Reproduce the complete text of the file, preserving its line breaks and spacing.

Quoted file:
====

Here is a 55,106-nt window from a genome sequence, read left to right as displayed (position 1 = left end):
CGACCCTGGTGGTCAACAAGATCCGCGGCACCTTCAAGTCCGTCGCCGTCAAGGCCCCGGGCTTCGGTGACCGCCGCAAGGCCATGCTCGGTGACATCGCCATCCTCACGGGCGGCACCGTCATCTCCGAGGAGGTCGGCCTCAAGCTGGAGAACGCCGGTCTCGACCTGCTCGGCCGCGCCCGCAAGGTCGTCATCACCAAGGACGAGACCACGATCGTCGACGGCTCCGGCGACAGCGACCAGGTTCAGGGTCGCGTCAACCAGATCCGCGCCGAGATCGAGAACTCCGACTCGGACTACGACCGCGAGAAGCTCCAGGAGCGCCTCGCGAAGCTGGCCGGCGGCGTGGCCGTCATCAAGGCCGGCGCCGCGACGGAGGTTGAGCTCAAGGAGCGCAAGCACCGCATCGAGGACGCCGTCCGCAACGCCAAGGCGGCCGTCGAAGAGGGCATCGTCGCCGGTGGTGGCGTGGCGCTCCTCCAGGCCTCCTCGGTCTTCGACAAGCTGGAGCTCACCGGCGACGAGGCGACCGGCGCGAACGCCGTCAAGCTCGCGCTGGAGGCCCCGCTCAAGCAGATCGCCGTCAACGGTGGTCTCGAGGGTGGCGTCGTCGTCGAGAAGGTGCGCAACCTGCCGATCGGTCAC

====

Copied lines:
Here is a 55,106-nt window from a genome sequence, read left to right as displayed (position 1 = left end):
CGACCCTGGTGGTCAACAAGATCCGCGGCACCTTCAAGTCCGTCGCCGTCAAGGCCCCGGGCTTCGGTGACCGCCGCAAGGCCATGCTCGGTGACATCGCCATCCTCACGGGCGGCACCGTCATCTCCGAGGAGGTCGGCCTCAAGCTGGAGAACGCCGGTCTCGACCTGCTCGGCCGCGCCCGCAAGGTCGTCATCACCAAGGACGAGACCACGATCGTCGACGGCTCCGGCGACAGCGACCAGGTTCAGGGTCGCGTCAACCAGATCCGCGCCGAGATCGAGAACTCCGACTCGGACTACGACCGCGAGAAGCTCCAGGAGCGCCTCGCGAAGCTGGCCGGCGGCGTGGCCGTCATCAAGGCCGGCGCCGCGACGGAGGTTGAGCTCAAGGAGCGCAAGCACCGCATCGAGGACGCCGTCCGCAACGCCAAGGCGGCCGTCGAAGAGGGCATCGTCGCCGGTGGTGGCGTGGCGCTCCTCCAGGCCTCCTCGGTCTTCGACAAGCTGGAGCTCACCGGCGACGAGGCGACCGGCGCGAACGCCGTCAAGCTCGCGCTGGAGGCCCCGCTCAAGCAGATCGCCGTCAACGGTGGTCTCGAGGGTGGCGTCGTCGTCGAGAAGGTGCGCAACCTGCCGATCGGTCAC